Baseball America’s Top Cubs Prospects 2005 – 2010

Baseball America is viewed as the leader in ranking prospects and minor league systems. While publications like Baseball Prospectus have garnered a lot more respect in recent years, Baseball America remains the industry leader.

A good ranking by Baseball America can increase a player’s value overnight and that alone can be worth it’s weight in gold … or at least on the trade market. A well-stocked Minor League system with high praise from Baseball America can end up being the difference in general managers being able to land that missing piece or pieces that can put the big league team over the top.

The Cubs’ system has shown a lot of improvement since the hiring of Tim Wilken in December of 2005. Several prospects have either made it to Wrigley to help out the big league club or used in trades to acquire proven Major League talent.

Here is a look back at how Baseball America ranked the Cubs’ system from 2005-2010, with a top 10 list from each pre-season ranking …

One of the many aspects of the game that has changed over the last decade is the value put on prospects and the importance of the First Year Player Draft. A bad draft or two can hurt an organization for years.

Organizations, as well as the so-called experts, can be wrong on “the can’t miss prospect” and sometimes players taken in the later rounds can end up being superstars. The bottom line is prospects are suspects, as the cliche goes, until they prove otherwise on the field, under the bright lights on the biggest stage.

The Cubs organization had an extremely up and down decade … especially since 2002. The Cubs went from having the best system in the game according to Baseball America in 2002 to dropping as low as 27th in 2009. And the impact talent they promoted to the majors was few and far between several years in a row.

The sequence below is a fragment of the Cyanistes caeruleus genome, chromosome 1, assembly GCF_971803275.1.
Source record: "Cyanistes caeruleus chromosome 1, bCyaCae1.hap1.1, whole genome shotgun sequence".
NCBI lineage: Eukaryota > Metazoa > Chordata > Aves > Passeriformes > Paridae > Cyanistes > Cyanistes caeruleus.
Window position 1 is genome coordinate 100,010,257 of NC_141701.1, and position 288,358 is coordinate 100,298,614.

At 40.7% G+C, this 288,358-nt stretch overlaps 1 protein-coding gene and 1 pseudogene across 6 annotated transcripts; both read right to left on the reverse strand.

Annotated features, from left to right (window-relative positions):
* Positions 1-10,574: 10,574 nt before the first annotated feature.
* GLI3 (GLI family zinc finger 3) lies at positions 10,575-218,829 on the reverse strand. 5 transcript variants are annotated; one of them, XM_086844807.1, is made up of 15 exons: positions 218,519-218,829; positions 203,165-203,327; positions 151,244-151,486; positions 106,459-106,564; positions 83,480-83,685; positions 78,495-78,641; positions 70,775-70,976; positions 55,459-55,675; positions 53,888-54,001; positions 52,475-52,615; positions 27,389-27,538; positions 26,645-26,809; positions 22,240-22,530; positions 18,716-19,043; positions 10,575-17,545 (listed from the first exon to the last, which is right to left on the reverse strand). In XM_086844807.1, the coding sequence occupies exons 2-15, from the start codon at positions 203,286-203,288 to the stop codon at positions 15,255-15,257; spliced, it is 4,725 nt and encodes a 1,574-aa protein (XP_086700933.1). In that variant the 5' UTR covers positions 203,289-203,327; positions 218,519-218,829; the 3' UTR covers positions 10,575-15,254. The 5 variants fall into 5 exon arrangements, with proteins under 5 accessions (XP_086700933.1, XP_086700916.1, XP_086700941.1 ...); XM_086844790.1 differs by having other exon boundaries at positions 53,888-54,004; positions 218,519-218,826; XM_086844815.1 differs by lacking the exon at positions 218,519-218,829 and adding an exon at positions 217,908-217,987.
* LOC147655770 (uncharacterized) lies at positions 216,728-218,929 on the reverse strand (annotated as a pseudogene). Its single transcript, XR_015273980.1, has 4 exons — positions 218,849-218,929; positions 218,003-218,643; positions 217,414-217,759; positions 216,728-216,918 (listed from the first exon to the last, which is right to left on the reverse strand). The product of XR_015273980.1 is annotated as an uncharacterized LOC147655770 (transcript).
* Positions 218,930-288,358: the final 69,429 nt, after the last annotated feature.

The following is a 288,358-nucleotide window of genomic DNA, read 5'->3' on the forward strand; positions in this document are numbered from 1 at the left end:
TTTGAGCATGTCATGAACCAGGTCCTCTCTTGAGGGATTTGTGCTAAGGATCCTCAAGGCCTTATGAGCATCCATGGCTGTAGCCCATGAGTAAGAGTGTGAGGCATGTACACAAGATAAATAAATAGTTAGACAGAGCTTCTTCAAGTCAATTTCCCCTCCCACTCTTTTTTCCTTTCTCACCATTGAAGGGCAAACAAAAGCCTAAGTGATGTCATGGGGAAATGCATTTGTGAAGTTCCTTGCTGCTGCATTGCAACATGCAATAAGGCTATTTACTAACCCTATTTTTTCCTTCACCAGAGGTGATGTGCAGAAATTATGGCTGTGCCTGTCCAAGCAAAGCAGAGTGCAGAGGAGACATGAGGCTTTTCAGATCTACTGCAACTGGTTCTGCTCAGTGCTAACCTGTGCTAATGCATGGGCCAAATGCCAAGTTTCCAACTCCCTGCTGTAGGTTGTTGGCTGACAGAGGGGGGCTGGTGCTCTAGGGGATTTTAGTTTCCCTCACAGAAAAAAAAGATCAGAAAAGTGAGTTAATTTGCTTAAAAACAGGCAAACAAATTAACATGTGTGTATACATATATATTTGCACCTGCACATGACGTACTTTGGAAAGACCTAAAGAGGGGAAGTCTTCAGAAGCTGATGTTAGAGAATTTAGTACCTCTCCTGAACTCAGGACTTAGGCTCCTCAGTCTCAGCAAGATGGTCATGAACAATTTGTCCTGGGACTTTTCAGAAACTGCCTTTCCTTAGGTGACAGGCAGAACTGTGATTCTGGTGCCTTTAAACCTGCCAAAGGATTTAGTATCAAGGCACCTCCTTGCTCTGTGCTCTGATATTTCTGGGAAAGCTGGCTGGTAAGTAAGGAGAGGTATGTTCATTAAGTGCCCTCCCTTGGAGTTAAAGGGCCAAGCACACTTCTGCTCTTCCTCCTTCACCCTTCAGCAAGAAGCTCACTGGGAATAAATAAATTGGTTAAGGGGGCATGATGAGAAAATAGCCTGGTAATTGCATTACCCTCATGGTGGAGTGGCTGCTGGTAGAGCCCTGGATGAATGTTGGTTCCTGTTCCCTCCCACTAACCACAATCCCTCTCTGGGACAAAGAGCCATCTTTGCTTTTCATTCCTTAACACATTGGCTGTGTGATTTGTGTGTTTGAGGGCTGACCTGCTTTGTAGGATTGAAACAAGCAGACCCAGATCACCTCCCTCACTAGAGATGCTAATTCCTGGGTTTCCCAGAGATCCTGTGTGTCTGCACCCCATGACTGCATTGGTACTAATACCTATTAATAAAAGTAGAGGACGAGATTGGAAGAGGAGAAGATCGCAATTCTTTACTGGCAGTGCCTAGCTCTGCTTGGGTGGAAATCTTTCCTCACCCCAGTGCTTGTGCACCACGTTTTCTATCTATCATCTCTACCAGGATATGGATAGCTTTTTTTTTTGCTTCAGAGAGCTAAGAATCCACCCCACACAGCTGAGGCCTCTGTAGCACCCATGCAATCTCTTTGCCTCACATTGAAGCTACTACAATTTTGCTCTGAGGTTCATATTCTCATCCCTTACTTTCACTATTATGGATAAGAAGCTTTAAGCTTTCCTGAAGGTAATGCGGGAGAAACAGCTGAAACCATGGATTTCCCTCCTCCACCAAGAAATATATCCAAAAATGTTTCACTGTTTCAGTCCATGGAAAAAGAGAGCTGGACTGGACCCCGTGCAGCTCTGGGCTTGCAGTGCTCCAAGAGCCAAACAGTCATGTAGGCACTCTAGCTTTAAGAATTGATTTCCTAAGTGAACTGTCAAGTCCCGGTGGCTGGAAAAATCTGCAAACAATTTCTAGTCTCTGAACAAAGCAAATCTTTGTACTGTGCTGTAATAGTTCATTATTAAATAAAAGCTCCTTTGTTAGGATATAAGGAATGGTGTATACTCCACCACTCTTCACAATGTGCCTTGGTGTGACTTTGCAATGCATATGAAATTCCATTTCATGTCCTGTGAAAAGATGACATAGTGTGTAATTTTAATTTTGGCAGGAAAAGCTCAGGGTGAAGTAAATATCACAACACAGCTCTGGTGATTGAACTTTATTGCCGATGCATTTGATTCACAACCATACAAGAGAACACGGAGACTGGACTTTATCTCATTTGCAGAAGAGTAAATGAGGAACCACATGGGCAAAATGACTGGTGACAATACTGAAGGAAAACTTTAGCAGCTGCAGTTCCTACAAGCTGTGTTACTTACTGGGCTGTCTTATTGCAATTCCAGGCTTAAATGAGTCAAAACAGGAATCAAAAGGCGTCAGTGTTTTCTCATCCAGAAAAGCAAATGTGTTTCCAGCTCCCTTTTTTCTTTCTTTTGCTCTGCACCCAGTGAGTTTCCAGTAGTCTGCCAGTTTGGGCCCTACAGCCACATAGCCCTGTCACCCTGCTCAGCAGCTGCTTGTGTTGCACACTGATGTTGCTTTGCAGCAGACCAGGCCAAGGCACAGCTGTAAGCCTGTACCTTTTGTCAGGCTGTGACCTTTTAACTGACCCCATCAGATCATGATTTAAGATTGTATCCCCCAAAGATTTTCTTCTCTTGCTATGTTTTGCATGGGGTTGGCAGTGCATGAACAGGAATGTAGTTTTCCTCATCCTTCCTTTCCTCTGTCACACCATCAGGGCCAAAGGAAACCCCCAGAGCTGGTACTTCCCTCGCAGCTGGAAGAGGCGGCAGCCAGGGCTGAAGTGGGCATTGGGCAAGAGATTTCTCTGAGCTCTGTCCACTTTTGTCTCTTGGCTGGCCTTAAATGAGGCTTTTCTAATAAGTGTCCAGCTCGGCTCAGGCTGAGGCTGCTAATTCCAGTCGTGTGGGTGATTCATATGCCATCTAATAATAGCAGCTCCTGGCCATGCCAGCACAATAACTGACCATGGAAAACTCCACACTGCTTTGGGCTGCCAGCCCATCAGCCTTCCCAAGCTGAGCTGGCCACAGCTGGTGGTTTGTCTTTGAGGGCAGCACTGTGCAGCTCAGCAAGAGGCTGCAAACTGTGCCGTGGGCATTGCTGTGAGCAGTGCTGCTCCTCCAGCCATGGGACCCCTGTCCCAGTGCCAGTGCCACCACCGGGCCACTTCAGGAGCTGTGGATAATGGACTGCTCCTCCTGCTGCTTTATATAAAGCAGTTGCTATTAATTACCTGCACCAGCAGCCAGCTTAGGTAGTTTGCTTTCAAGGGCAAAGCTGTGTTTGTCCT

Here are the Cubs top 10 prospects, along with a few notables that BA ranked in the top 30, for every season since 2005. Beside the year in parenthesis is how the Cubs talent stacked up in Baseball America’s pre-season rankings against the rest of the league. The players that made it all the way to Wrigley are linked (names in red) to their page on

2005 (10)
1. Brian Dopirak, 1B
2. Felix Pie, OF
3. Ryan Harvey, OF
4. Angel Guzman, RHP
5. Billy Petrick, RHP
6. Renyel Pinto, LHP
7. Sean Marshall, LHP
8. Jon Leicester, RHP
9. Grant Johnson, RHP
10. Jason Dubois, OF/1B

2006 (15)
1. Felix Pie, OF
2. Mark Pawelek, LHP
3. Ronny Cedeno, SS
4. Angel Guzman, RHP
5. Rich Hill, LHP
6. Sean Marshall, LHP
7. Ryan Harvey, OF
8. Brian Dopirak, 1B
8. Eric Patterson, 2B
10. Carlos Marmol, RHP

2006 Notables in Top 20 – Donald Veal, LHP (11), Sean Gallagher, RHP (12), Jae-Kuk Ryu, RHP (14), Brandon Sing, 1B/OF (15), Geovany Soto, C (16), Billy Petrick, RHP (18)

2007 (18)
1. Felix Pie, OF
2. Donald Veal, LHP
3. Jeff Samardzija, RHP
4. Tyler Colvin, OF
5. Sean Gallagher, RHP
6. Eric Patterson, 2B
7. Scott Moore, 3B
8. Ryan Harvey, OF
9. Chris Huseby, RHP
10. Mark Pawelek, LHP

2007 Notables in Top 30 Juan Mateo, RHP (11), Jae-Kuk Ryu, RHP (13), Rocky Cherry, RHP (16), Geovany Soto, C (17), Billy Petrick, RHP (18), Jake Fox, C (24), Sam Fuld, OF (27), Mitch Atkins, RHP (29), Mike Fontenot, 2B (30)

2008 (18)
1. Josh Vitters, 3B
2. Geovany Soto, C
3. Tyler Colvin, OF
4. Jose Ceda, RHP
5. Sean Gallagher, RHP
6. Donald Veal, LHP
7. Josh Donaldson, C
8. Jeff Samardzija, RHP
9. Tony Thomas, 2B
10. Kevin Hart, RHP

2008 Notables in Top 30 – Billy Petrick, RHP (11), Eric Patterson, 2B/OF (12), Kyler Burke, OF (13), Welington Castillo, C (15), Sam Fuld, OF (18), Jake Fox, OF/1B/C (19), James Russell, LHP (22), Darwin Barney, SS (24), Jose Ascanio, RHP (25), Steve Clevenger, C/1B (29)